Hyper-stylised period romp Victor Frankenstein takes great liberties with its source material, says MacDara Conroy

If a faithful retelling of a classic horror tale is what you’re after, Victor Frankenstein is most certainly not the movie for you. To say Paul McGuigan’s hyper-stylised period romp, patterned very much after Guy Ritchie’s superhero revisions of Sherlock Holmes, takes liberties with the source material would be a grave understatement. Shifting the setting from the late Georgian era to some unspecified time after the electric lightbulb is the least of its irreverence. But if one can get past such sacrilege to take the film for what it is, McGuigan and screenwriter Max Landis arguably do a better job with their bold reimagining of Mary Shelley’s cautionary tale than this year’s fundamental misreading of Arthur Conan Doyle’s most famous creation in Mr Holmes. Better doesn’t mean good, mind you.

Creation is the big theme of Landis’ script, which shifts the emphasis off of the man whose name adorns the marquee as an imagined origin story for his notorious hunchback sidekick Igor (Daniel Radcliffe). In this telling of the tale he’s a quasi-Quasimodo, a nameless sideshow freak with a gift for medicine, rescued from the circus by the dashing doctor (James McEvoy) while making his body-part-pilfering rounds. One drained abscess and a back brace later, our hunchback is a whole new man – a point of which young Victor never fails to remind his protégé as their subsequent meddling with the forces of nature grows more and more sinister.

And the meddling doesn’t end there, as Landis – writer of Fantastic Four director Josh Trank’s debut Chronicle – throws in a love interest for Igor in acrobat turned high-society maiden Lorelei (a nothing role for Downton Abbey’s Jessica Brown Findlay), a nemesis for Frankenstein in the form of a devout Christian detective (Andrew Scott, Moriarty in the BBC’s own very loosely adapted Sherlock) obsessed with exposing his ungodly work, and a crazed grand finale – fireworks, lightning bolts, the whole shebang – that aims to distract from the plot’s lack of focus by singeing off its loose ends and adding not just one but two extra big baddies for a great big explosion of lunacy.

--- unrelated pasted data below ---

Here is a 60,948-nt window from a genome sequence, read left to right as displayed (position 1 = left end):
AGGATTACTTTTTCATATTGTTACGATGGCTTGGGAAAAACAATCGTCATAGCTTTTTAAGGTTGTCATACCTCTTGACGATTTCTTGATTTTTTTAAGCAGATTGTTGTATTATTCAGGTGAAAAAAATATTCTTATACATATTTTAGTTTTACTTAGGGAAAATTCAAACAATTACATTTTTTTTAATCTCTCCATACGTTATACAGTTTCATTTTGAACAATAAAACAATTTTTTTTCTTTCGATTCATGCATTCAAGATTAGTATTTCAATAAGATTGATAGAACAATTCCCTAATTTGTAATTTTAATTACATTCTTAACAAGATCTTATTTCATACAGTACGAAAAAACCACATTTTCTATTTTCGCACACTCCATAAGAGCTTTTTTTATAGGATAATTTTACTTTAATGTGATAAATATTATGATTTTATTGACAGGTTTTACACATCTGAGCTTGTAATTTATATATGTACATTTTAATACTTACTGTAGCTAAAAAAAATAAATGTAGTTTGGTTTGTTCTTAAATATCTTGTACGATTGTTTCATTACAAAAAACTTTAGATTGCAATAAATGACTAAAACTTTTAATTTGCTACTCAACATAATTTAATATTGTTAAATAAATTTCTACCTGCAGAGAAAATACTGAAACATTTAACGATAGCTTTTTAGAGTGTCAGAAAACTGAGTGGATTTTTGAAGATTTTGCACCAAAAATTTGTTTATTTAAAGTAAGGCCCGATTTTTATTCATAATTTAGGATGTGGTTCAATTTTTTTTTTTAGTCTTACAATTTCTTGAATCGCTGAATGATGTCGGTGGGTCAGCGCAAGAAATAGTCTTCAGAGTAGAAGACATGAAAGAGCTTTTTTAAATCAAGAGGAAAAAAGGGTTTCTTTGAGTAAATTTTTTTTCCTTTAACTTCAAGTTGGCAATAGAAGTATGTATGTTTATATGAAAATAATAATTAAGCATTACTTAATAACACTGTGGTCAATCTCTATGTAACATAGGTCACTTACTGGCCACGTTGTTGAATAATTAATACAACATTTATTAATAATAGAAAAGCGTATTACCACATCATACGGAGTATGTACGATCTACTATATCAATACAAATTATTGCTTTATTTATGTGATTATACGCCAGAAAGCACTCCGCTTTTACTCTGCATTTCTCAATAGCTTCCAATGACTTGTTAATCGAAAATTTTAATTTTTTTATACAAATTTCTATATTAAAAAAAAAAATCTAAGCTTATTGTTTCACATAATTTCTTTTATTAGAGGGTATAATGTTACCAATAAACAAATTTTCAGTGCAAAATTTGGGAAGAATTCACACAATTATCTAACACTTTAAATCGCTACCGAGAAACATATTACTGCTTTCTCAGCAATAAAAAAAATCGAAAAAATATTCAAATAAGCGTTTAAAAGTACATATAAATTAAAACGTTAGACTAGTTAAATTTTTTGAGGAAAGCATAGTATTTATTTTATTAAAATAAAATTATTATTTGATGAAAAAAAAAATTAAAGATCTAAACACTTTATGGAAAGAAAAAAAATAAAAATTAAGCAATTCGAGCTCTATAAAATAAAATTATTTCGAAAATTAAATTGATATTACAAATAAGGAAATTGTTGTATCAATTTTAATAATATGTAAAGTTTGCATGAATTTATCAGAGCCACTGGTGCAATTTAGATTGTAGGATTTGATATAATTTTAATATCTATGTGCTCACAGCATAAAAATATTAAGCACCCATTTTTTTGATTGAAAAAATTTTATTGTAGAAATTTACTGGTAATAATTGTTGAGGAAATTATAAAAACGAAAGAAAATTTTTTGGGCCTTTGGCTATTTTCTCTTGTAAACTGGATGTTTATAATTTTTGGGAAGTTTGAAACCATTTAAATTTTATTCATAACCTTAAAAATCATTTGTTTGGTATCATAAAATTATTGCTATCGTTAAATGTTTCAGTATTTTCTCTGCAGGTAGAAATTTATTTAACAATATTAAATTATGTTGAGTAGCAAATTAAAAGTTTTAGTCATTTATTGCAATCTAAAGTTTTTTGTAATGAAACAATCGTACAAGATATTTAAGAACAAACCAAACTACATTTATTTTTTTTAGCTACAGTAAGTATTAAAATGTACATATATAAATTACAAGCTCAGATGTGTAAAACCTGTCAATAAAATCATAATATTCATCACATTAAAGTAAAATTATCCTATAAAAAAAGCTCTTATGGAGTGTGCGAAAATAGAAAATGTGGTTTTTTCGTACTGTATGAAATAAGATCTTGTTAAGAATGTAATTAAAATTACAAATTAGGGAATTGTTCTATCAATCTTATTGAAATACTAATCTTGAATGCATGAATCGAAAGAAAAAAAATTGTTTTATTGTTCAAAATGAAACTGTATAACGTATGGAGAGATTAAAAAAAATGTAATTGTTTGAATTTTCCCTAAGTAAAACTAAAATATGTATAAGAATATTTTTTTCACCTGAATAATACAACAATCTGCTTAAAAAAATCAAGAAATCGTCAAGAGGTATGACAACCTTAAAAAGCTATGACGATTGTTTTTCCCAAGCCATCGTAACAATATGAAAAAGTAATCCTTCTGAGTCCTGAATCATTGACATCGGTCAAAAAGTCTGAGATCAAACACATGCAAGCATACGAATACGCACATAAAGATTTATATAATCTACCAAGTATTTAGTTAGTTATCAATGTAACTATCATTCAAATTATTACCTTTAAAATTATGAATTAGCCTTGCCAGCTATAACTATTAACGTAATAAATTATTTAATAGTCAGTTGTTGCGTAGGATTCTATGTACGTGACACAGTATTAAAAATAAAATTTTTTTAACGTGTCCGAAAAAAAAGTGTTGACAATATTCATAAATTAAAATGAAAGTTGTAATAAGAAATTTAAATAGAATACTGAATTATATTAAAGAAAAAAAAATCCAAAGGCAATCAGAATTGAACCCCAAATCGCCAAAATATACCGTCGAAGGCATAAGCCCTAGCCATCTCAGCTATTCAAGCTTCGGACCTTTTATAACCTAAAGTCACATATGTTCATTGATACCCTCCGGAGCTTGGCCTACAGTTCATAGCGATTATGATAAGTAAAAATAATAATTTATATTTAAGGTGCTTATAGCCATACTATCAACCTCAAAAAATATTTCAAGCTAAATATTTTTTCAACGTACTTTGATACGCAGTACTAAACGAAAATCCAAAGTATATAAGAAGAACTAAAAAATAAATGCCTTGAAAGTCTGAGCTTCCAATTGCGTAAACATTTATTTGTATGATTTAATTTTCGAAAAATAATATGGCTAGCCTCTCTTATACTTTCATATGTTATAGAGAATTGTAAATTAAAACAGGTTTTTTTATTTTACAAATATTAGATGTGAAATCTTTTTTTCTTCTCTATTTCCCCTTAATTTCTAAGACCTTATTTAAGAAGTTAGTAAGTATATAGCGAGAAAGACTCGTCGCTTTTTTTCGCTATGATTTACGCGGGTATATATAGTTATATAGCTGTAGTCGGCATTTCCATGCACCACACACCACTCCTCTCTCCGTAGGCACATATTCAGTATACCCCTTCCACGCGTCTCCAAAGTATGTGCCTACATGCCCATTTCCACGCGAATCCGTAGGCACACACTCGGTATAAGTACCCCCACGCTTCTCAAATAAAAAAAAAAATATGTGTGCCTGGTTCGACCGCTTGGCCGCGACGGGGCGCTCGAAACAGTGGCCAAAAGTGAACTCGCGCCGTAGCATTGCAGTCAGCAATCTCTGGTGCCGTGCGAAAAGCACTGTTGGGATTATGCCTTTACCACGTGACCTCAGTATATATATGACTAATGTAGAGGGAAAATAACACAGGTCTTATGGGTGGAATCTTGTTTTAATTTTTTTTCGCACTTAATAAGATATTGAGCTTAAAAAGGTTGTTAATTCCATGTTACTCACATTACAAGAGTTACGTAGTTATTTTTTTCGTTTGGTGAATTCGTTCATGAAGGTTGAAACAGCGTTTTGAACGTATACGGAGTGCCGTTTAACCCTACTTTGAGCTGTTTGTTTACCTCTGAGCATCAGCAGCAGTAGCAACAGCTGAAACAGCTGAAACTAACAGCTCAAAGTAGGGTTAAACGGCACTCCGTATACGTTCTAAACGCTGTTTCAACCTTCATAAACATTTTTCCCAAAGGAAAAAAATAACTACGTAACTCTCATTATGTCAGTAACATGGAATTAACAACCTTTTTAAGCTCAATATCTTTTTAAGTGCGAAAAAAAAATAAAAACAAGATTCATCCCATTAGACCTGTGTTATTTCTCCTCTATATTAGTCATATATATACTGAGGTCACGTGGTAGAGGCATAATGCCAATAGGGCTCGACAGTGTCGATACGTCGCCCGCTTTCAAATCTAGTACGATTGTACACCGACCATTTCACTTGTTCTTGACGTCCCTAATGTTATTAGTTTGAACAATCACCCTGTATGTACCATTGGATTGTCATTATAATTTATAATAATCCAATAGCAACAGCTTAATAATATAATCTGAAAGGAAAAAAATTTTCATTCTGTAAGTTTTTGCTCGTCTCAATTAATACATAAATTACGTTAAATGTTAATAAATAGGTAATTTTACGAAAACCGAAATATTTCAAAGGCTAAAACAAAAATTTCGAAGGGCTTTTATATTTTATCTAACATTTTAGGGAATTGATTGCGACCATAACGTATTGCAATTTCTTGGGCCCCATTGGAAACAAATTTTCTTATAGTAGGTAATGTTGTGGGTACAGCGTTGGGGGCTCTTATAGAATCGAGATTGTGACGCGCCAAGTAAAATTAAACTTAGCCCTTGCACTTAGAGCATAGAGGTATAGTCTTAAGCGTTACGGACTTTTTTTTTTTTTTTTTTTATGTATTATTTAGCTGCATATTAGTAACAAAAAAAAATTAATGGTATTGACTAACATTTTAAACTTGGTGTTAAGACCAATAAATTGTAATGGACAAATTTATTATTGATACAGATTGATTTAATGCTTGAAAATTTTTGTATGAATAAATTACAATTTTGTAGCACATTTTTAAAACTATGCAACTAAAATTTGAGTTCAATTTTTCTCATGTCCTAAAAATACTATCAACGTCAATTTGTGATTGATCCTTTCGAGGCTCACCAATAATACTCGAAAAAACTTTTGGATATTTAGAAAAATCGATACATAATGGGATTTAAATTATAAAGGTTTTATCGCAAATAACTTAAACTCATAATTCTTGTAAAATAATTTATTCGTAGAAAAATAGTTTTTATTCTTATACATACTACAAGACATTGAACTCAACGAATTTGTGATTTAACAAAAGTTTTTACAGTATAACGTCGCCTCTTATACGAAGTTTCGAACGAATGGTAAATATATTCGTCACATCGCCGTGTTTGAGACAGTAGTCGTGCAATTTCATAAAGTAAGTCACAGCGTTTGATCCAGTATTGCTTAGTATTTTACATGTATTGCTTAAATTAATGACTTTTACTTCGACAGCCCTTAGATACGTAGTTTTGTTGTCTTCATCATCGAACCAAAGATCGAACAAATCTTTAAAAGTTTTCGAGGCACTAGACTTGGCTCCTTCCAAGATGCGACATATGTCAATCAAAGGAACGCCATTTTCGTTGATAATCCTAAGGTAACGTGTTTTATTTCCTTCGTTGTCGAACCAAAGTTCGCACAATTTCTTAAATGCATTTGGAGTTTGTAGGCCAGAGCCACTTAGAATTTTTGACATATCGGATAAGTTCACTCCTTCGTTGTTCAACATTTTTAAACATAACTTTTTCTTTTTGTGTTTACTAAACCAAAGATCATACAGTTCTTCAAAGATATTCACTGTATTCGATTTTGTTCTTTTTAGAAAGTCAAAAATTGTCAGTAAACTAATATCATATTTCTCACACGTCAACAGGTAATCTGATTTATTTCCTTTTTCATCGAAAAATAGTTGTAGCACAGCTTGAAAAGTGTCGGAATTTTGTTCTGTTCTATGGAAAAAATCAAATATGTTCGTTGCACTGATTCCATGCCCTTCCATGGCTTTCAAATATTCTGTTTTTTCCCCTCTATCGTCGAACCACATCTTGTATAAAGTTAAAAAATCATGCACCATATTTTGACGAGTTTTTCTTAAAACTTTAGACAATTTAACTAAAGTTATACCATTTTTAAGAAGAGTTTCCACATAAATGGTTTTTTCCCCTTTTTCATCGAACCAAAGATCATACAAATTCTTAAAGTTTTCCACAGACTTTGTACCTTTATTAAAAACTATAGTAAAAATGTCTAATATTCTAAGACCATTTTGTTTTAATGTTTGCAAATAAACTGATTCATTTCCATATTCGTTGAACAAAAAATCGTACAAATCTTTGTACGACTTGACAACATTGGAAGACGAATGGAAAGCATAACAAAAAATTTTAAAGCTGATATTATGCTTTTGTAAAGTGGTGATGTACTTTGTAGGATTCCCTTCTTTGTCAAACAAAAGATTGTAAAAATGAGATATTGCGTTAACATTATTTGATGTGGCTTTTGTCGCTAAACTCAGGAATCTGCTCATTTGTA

It’s certainly not the film it desperately wants to be, not helped by Landis’ frequent references to his influences: there’s a groan-inducing Young Frankenstein bit, and the second act sees the tone make a nasty shift with uncomfortable shades of The Fly II in a grotesque chimera named Gordon (possibly after Stuart Gordon, director of the similarly themed Re-Animator). And yet Victor Frankenstein is really nowhere near as terrible as its shockingly bad opening weekend (the worst in decades, apparently) might suggest.

 

Also out this week is 11 Minutes, a Polish-Irish co-production and the fourth film in the second wind of Polish auteur Jerzy Skolimowski. Here the Knife in the Water scribe makes a stab at Altman-esque slice-of-life with multiple storylines, mostly unrelated, taking place simultaneously in the centre of Warsaw within the titular timeframe. But the tropes within these stories are hoary: the sleazy director (Richard Dormer the only familiar face to non-Polish audiences) scheming to bed his leading lady (Paulina Chapko) on the casting couch; a friendly hot dog vendor (Andrzej Chyra, Kaytn) with a sinister past; a drug-addled courier (Dawid Ogrodnik, Ida) getting high on his own supply. Yadda, yadda, yadda.

What’s more, the vaguely sci-fi underpinning that maintains some interest even in spite of the amateurish acting (Dormer is particularly bad as a PUA type with a godawful Yankee accent) is blown away by a dumbfounding finale comprising a Final Destination-style chain of events that obliterates any sense of plot or meaning. That might very well be the point on Skolimowski’s part, a poke at audience expectations in the vein of Michael Haneke, but it’s not worth sitting through even 11 minutes of it, let alone all 81 of its running time.

Victor Frankenstein opens nationwide on Thursday December 3rd. 11 Minutes opens the Kinopolis Polish Film Festival in Dublin on Thursday December 3rd and is in selected cinemas from Friday December 4th

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